VenturePact connects tech companies with outsourced product development

The firm has helped big names like ESPN and Bonobos find outside software firms that can build the products they need. It's a pivot for the company, which launched in 2012 under a different model.

On August 11 at Spark Baltimore, the city's brigade will be prototyping projects using data for hospitals, art and community.

The National Day of Civic Hacking arrives Saturday, August 11, as events throughout the country look to provide a chance to put tech skills to use for the greater good. Locally, Code for Baltimore is taking action with a hack day to prototype projects that are designed to help on the local level. The event is scheduled for 11 a.m. - 4 p.m. at Spark Baltimore. Code for Baltimore, the local brigade affiliated with civic tech organizer Code for America, meets regularly to work on projects and network. For Saturday's event, the group is looking to bring together technologists, local government representatives and community organizations to work on projects. According to Code for Baltimore Community Manager Angelina Millare, the four projects are as follows:

  • Hospital Notifications: a system to help automate Baltimore's hospital emergency status workflow
  • Data Sculptures: works of art to be displayed around the city showing the beauty of positive behavior data.
  • Sync the City, (Sincronicity): A mobile app helping communities direct and locate assistance resources.
  • Idea Hub: A web-based platform for the community and members to share project ideas and information.
It's a chance to connect with the community. Along with coding skills, the project teams are seeking input from designers, copywriters and people from the community who are knowledgable about the issues they're looking to address. RSVP below.

VenturePact is playing matchmaker.

The two-year-old Center City company, founded by recent Penn grads, relaunched as a marketplace for outsourced product development. Tech companies, from early-stage startups to larger companies (and those in between), can use VenturePact for free to find software firms that can build what they need.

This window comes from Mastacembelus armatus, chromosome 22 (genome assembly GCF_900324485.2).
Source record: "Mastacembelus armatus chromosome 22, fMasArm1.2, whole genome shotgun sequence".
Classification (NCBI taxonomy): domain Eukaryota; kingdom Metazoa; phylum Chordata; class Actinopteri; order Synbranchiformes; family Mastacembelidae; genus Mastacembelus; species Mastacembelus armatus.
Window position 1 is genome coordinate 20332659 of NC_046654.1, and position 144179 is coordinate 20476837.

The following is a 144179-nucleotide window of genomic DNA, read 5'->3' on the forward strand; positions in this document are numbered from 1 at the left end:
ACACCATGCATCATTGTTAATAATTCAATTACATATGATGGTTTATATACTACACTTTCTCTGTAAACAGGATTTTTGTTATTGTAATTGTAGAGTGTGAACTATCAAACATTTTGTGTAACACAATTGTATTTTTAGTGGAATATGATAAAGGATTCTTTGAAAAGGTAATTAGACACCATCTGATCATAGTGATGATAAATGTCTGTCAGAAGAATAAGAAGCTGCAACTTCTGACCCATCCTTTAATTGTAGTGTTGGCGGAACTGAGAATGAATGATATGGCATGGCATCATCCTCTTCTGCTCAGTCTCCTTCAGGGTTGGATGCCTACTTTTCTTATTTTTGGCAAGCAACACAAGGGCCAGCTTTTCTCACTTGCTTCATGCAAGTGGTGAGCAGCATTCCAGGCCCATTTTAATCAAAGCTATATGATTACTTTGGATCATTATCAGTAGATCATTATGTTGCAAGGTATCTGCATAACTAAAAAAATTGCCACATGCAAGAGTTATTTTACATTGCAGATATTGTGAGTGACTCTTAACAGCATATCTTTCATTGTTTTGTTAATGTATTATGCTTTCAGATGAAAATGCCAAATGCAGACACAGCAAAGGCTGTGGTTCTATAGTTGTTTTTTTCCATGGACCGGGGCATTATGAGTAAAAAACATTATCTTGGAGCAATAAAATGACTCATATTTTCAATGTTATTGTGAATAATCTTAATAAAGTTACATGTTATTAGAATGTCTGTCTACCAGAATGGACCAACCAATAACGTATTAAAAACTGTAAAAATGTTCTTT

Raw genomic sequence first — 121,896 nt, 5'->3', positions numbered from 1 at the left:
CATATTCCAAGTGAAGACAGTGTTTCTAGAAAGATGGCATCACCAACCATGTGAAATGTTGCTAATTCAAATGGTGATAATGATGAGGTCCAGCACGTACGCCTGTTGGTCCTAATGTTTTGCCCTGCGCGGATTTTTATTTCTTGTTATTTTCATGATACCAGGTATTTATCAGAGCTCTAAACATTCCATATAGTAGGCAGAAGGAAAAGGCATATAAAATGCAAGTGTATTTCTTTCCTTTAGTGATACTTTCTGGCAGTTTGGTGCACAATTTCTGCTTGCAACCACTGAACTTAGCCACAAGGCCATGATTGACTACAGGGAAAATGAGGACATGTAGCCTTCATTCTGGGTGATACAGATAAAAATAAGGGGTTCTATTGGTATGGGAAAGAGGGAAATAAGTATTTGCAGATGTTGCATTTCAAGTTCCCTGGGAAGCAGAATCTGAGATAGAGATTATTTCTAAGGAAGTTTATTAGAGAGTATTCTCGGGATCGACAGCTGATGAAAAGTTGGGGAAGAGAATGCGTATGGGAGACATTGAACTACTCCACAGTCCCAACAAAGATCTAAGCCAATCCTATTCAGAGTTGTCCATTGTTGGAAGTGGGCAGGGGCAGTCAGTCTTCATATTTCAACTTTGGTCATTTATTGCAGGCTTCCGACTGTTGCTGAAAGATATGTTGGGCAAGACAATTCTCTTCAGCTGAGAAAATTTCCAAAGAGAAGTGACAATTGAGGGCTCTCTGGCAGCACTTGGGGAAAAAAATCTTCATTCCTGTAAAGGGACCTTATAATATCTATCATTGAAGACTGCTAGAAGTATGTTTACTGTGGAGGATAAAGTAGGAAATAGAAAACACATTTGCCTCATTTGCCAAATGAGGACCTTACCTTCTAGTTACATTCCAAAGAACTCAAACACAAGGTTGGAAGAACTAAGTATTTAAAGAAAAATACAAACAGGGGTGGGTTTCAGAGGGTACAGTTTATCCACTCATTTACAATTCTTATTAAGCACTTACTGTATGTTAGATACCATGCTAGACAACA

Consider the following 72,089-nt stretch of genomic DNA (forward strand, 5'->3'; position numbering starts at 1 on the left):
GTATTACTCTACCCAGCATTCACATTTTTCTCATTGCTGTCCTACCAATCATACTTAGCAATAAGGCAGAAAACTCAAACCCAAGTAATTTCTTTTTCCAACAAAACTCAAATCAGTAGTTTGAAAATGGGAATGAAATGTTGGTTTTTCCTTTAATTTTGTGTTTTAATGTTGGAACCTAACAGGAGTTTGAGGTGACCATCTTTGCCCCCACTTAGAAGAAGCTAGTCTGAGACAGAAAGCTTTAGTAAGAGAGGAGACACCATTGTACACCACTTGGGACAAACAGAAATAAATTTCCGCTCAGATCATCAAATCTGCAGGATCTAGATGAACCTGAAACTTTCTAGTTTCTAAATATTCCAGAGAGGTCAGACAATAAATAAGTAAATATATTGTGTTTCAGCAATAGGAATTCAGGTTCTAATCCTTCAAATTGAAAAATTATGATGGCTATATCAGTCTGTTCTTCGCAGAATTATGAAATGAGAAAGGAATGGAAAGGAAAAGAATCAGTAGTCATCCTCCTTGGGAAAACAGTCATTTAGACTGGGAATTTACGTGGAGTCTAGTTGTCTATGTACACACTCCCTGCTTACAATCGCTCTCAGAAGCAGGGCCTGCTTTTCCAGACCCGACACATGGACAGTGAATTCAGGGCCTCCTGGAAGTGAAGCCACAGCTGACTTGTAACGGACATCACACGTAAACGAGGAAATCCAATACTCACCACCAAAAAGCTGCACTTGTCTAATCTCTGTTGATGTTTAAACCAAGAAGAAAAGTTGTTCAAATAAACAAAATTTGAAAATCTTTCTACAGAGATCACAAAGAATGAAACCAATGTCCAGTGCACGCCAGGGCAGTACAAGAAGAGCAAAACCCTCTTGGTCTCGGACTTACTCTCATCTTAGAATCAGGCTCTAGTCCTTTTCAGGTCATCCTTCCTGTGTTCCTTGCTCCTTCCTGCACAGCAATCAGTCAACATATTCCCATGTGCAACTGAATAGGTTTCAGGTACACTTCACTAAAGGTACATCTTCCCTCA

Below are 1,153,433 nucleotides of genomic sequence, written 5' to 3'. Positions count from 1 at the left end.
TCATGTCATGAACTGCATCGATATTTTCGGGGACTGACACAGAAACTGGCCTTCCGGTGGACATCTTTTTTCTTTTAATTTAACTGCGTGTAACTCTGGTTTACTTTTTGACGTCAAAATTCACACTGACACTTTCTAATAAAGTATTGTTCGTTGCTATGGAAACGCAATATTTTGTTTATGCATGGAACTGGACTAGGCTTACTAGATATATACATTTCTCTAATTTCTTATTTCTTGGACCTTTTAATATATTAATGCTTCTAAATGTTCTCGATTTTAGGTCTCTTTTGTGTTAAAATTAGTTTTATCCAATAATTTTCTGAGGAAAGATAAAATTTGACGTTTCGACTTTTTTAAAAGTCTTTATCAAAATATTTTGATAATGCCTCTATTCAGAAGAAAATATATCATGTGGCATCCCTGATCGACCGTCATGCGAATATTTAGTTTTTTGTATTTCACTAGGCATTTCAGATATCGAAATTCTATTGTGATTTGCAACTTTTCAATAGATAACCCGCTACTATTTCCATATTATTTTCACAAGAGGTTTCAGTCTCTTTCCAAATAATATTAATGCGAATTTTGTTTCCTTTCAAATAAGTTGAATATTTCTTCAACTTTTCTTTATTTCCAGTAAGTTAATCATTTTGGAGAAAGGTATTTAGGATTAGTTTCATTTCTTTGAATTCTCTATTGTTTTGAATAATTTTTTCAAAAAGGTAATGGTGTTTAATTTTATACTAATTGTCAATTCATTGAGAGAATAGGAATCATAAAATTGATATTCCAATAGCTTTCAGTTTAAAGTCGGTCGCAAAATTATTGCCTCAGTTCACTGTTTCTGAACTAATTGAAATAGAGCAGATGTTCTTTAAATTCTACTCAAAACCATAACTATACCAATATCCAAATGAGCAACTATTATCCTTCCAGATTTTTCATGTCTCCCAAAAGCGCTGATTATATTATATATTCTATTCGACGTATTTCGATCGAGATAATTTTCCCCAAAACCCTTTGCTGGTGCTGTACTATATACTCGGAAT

Since VenturePact’s relaunch in late 2013, tech companies have paid more than $1 million to dev firms found through VenturePact, said cofounder Randy Rayess.

The company is tackling the same problem it was when it first launched in 2012: how hard it is to find good engineers. Instead of providing the outsourced product development themselves, VenturePact has built a marketplace for the service.

Cofounders Rayess and Pratham Mittal spent time in places like New York City, India, the Middle East and Europe to find and vet roughly 100 software firms that are featured “suppliers” on its platform. It was a time-consuming and exhausting process, Rayess said, but it’s one of their selling points: customers don’t have to worry about the quality of these remote firms because VenturePact has vetted them, the founders say. These shops include NYC Devshop, Bangalore-based Mavenhive Technologies and Canada-based FreeRunning Technologies.

VenturePact’s customers are mostly tech companies in Philadelphia, New York City and San Francisco. They include startups looking to build a minimum viable product, those looking to build a second or third version of their product or large companies aiming to build internal enterprise software. Customers include big names like ESPN and ecommerce company Bonobos, as well as DreamIt Health startup Seratis and New York City-based LawDingo.


Here’s how it works.

When tech companies use the VenturePact platform, they input details like their budget, their desired location (same time zone, etc.) and their developer specifics (“I want developers who know how to use the Stripe API,” for example). VenturePact returns three to five possible matches.

VenturePact takes a cut of each deal that gets signed through the platform, Rayess said. The cut is determined by a sliding scale of a few factors, including how well a firm has delivered on past VenturePact projects and how big the project is. It’s a way to incentivize the dev shops to do a solid job.

The business is bootstrapped, with much help from when the company had its services side. Cofounders Rayess and Mittal got the idea for a pivot when, during their product development days, they were too busy to take on a project and would refer tech companies to the remote dev firms they knew. The dev firms were so pleased with the leads that they offered the VenturePact team a cut of their earnings.

Who are their competitors? Sales teams at dev firms, for one. There’s also marketplaces for freelance developers, like Elance. VenturePact also considers large software consulting firms their competitors, Rayess said.

Rayess, of Old City, and Mittal, who’s living in India while his visa gets worked out, manage a staff of 12, including themselves. While they have an office in Center City, most team members don’t use it. Their marketing head is in New York and their nine-person product development team is, like what VenturePact is selling, remote and based in India.

Subscribe to our Newsletters
Technically Media
Connect with companies from the community
New call-to-action